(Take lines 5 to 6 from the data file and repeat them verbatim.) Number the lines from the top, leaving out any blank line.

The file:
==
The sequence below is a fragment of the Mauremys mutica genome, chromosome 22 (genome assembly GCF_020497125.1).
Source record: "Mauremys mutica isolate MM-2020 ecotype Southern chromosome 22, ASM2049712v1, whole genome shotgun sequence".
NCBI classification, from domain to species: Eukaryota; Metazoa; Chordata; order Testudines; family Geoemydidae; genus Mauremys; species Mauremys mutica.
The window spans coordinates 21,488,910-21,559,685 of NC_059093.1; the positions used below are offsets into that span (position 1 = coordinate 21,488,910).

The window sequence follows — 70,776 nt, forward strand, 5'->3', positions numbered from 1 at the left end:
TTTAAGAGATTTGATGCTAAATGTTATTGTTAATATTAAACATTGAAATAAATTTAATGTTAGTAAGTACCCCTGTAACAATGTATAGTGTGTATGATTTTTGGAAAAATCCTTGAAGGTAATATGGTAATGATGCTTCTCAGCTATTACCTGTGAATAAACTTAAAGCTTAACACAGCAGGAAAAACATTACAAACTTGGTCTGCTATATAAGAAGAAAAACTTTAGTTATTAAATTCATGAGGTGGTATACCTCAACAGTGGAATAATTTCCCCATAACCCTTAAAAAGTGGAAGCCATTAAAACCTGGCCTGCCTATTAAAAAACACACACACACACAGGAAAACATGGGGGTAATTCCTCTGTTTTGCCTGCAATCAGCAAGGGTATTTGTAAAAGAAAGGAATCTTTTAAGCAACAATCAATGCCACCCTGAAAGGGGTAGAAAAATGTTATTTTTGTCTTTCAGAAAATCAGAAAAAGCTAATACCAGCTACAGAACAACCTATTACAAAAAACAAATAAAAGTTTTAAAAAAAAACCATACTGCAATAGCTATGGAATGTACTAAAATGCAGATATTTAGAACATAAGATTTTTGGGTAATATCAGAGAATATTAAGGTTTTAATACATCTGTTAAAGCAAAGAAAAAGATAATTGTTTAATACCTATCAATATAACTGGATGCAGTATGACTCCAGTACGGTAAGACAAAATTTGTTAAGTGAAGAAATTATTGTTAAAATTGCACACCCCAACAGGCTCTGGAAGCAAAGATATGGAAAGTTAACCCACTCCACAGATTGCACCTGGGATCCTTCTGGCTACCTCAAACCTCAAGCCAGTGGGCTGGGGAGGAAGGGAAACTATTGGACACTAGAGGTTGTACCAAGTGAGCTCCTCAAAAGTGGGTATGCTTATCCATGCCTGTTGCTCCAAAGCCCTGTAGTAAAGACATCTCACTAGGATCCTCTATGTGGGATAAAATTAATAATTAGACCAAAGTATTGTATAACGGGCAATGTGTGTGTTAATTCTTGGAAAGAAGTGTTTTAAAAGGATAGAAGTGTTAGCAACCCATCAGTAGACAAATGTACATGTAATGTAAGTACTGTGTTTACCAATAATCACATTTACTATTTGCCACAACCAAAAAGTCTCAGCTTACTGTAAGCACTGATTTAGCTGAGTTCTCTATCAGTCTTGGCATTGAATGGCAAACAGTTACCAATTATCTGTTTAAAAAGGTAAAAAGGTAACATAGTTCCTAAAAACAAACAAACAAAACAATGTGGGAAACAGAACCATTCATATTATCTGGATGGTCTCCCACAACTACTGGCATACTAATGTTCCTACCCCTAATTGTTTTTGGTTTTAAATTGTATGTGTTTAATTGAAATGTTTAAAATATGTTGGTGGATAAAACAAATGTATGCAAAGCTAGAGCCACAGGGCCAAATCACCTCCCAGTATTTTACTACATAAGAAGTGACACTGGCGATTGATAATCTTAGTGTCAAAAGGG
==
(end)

The window sequence follows — 70,776 nt, forward strand, 5'->3', positions numbered from 1 at the left end:
TTTAAGAGATTTGATGCTAAATGTTATTGTTAATATTAAACATTGAAATAAATTTAATGTTAGTAAGTACCCCTGTAACAATGTATAGTGTGTATGATTTTTGGAAAAATCCTTGAAGGTAATATGGTAATGATGCTTCTCAGCTATTACCTGTGAATAAACTTAAAGCTTAACACAGCAGGAAAAACATTACAAACTTGGTCTGCTATATAAGAAGAAAAACTTTAGTTATTAAATTCATGAGGTGGTATACCTCAACAGTGGAATAATTTCCCCATAACCCTTAAAAAGTGGAAGCCATTAAAACCTGGCCTGCCTATTAAAAAACACACACACACACAGGAAAACATGGGGGTAATTCCTCTGTTTTGCCTGCAATCAGCAAGGGTATTTGTAAAAGAAAGGAATCTTTTAAGCAACAATCAATGCCACCCTGAAAGGGGTAGAAAAATGTTATTTTTGTCTTTCAGAAAATCAGAAAAAGCTAATACCAGCTACAGAACAACCTATTACAAAAAACAAATAAAAGTTTTAAAAAAAAACCATACTGCAATAGCTATGGAATGTACTAAAATGCAGATATTTAGAACATAAGATTTTTGGGTAATATCAGAGAATATTAAGGTTTTAATACATCTGTTAAAGCAAAGAAAAAGATAATTGTTTAATACCTATCAATATAACTGGATGCAGTATGACTCCAGTACGGTAAGACAAAATTTGTTAAGTGAAGAAATTATTGTTAAAATTGCACACCCCAACAGGCTCTGGAAGCAAAGATATGGAAAGTTAACCCACTCCACAGATTGCACCTGGGATCCTTCTGGCTACCTCAAACCTCAAGCCAGTGGGCTGGGGAGGAAGGGAAACTATTGGACACTAGAGGTTGTACCAAGTGAGCTCCTCAAAAGTGGGTATGCTTATCCATGCCTGTTGCTCCAAAGCCCTGTAGTAAAGACATCTCACTAGGATCCTCTATGTGGGATAAAATTAATAATTAGACCAAAGTATTGTATAACGGGCAATGTGTGTGTTAATTCTTGGAAAGAAGTGTTTTAAAAGGATAGAAGTGTTAGCAACCCATCAGTAGACAAATGTACATGTAATGTAAGTACTGTGTTTACCAATAATCACATTTACTATTTGCCACAACCAAAAAGTCTCAGCTTACTGTAAGCACTGATTTAGCTGAGTTCTCTATCAGTCTTGGCATTGAATGGCAAACAGTTACCAATTATCTGTTTAAAAAGGTAAAAAGGTAACATAGTTCCTAAAAACAAACAAACAAAACAATGTGGGAAACAGAACCATTCATATTATCTGGATGGTCTCCCACAACTACTGGCATACTAATGTTCCTACCCCTAATTGTTTTTGGTTTTAAATTGTATGTGTTTAATTGAAATGTTTAAAATATGTTGGTGGATAAAACAAATGTATGCAAAGCTAGAGCCACAGGGCCAAATCACCTCCCAGTATTTTACTACATAAGAAGTGACACTGGCGATTGATAATCTTAGTGTCAAAAGGG